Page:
Civil Diversion Agreement Alaska

“Tribes and tribal courts have told us that they would be happy to address these issues and play a direct role in ensuring public safety in their communities, but there is one thing that always stands in the way: money,” said Attorney General Jahna Lindemuth. “Alaskan tribes are often overlooked due to the lack of a land base for federal funds. We went to the federal government and we said that we have tribes that are willing and willing to take care of public safety in their communities, we just need resources to put in place tribal diversion programs. “If the judge did not release your bail at the time of your conviction, you will need to complete an application and order form (CR-770). There can be no assurance that the court will grant this claim. This form can be found at: City Attorney`s Office 632 West 6th Avenue Ste 610Nesbett Courthouse 825 West 4th (Anchorage, AK) – Attorney General Jahna Lindemuth and the Anvik Village Tribe today signed the civil diversion agreement. The agreement requires state law enforcement to offer defendants of certain low-level crimes and crimes a referral to the Tribal Court of the Village of Anvik. The state is ready to conclude the agreement with other individual tribes.

Under the agreement, offenders who would otherwise be charged with certain fourth-degree assaults, reckless endangerment, Class B offences, drug-related crimes, and certain alcohol and drug offences must have the opportunity to apply to the Tribal Court for a culturally based remedy, rather than a state court. The offender must accept in writing and accept a remedy imposed by the tribes or face the possibility of criminal prosecution in a state court. The tribal court may also refuse to take over the case and refer it to the state court. In addition, the agreement maintains additional guarantees and buffets before a domestic violence offence is disbursed by the state court. The date is included in your pre-litigation diversion service contract. You can also contact the Alaska Judicial System at 907-274-8611 or you can view the status of your case in “COURTVIEW” on the court`s website at The agreement allows Alaska law enforcement officers to refer certain offenses and offenses to participating tribal courts for restorative justice. This is the first such agreement in Alaska and the Anvik tribe in Anvik, AK, was the first tribe to enter into this agreement with the state. Please let me know if you would like any additional information.

Thank you! You are required to fulfill ALL the conditions of the service contract within the specified period. If you have not met ALL the conditions, your case is subject to the reintroduction of law enforcement and may prevent you from participating in or reassigning to the harmful diversion program. If you are reassigned, you may be subject to a rebooking fee of up to $250.00 and an increase in your community work hours. If you have not met your requirements, it is imperative that you appear at the next hearing date assigned to you. This date can be found in your pre-litigation agreement on the diversion service. You can also contact the Alaskan Court System at 907-274-8611 or view the status of your case in “COURTVIEW” on the court`s website under the “Records” tab. If you do not show up, an arrest warrant may be issued against you. “The Commission believes that the transfer of powers to Alaska Natives is essential to the fight against local crime. Their governments are best placed to effectively arrest, prosecute and punish, and they should have the power to do so – or to enter into voluntary agreements between themselves and with local governments and the state on mutually beneficial terms. A roadmap to make Native Americans safer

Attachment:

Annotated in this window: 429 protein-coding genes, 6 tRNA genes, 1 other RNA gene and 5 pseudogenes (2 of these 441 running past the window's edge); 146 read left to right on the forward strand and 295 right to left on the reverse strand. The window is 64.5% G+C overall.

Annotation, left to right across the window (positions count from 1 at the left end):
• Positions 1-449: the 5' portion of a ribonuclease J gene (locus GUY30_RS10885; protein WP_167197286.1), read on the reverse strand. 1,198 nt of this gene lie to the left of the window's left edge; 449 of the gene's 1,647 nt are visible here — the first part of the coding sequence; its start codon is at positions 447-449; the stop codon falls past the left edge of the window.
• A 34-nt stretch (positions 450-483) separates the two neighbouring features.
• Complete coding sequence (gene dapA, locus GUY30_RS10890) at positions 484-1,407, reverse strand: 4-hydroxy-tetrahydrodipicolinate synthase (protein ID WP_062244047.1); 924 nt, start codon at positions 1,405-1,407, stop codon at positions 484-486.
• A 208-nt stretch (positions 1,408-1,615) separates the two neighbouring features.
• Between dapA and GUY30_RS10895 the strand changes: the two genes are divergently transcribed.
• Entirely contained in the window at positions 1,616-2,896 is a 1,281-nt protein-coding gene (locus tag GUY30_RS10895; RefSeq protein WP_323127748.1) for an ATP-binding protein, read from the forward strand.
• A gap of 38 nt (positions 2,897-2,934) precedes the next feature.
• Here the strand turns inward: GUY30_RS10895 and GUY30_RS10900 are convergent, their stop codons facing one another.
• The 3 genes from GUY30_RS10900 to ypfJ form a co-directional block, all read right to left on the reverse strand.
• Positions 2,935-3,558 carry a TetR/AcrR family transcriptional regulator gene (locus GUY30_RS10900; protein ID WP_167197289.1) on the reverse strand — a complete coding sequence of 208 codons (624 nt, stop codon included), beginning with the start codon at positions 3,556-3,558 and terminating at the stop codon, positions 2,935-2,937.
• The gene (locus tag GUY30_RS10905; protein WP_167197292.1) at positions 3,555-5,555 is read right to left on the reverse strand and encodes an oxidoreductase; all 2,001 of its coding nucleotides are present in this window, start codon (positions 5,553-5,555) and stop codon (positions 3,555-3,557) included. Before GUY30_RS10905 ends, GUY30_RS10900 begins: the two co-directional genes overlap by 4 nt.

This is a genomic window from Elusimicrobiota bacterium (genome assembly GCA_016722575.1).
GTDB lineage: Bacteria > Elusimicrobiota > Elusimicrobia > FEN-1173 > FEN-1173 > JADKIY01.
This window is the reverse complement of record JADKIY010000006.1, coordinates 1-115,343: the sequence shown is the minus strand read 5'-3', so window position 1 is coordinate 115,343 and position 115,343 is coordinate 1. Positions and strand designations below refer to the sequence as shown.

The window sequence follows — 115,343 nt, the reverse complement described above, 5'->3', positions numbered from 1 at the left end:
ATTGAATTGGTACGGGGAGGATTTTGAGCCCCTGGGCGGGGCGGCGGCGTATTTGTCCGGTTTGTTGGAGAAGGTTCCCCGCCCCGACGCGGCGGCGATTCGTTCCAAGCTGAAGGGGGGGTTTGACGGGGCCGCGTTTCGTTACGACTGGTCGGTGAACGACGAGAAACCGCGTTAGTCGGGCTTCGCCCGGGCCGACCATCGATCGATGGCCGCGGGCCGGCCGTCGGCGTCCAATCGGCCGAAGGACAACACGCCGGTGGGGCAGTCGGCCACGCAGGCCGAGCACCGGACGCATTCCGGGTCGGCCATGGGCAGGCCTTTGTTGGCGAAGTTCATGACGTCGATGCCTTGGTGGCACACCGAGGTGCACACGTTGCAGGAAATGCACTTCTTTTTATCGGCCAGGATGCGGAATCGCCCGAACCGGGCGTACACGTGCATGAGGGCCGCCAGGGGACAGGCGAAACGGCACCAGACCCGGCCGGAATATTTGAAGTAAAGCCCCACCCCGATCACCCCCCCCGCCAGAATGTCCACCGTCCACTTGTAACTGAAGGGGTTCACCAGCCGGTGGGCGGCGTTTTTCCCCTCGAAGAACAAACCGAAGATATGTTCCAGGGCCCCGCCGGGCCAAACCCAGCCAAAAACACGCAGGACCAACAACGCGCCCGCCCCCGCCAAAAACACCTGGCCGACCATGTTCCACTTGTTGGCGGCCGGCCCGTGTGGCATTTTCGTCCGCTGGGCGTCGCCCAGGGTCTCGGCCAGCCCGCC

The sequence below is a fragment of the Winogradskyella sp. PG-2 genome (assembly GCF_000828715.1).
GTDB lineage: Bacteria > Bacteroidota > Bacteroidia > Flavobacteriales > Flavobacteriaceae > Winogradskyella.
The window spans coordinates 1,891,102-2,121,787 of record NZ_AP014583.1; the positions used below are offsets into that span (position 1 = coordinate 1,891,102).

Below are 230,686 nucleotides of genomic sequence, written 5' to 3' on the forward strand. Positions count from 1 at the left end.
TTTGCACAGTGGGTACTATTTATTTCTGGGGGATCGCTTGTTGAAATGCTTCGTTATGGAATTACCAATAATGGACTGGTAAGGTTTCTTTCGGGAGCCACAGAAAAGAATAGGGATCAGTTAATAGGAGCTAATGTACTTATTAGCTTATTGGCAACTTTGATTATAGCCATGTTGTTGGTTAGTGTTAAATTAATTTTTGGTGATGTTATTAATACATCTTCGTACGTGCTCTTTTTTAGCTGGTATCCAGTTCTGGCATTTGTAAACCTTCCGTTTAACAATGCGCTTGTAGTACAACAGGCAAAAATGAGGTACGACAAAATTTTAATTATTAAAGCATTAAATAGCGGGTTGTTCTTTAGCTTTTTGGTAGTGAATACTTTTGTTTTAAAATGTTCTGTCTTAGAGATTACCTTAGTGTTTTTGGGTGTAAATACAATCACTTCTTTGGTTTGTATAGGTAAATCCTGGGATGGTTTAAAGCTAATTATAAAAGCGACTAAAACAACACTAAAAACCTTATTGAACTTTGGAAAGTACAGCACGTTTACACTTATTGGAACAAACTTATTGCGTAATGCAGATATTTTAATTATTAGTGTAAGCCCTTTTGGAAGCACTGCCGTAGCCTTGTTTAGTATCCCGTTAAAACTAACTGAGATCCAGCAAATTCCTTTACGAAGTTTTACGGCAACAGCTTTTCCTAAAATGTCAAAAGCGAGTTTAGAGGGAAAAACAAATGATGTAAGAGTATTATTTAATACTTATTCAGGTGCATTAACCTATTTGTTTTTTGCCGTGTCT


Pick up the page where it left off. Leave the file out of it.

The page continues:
The state has been working in working groups with various tribes and tribal organizations for the past three years, including the Tanana Chiefs Conference, the Central Council of the Tlingit and Haida Indian Tribes of Alaska, the Association of Village Council Presidents, Kawerak, Inc., the Sitka Tribe of Alaska, the Maniilaq Association, the Native American Rights Fund, the Alaska Legal Services Corporation, representative tribal judges and other tribes and tribal organizations from all walks of life. State. The working group focused on negotiating a model agreement that could be reached between the state and individual tribal governments to redirect some low-level crimes to a tribal court. Please note for state-approved SDC classes The agreement recognizes that “the increasing involvement of tribes in judicial services and law enforcement will promote community participation, create greater local responsibility for public safety, and foster a stronger bond between the tribe, the state, and all Alaskans.” While the village-state civil diversion agreement covers crimes that go beyond domestic violence, it is recognized that the agreement will specifically address serious concerns about the current inadequate response of state law enforcement agencies to domestic violence in rural villages. .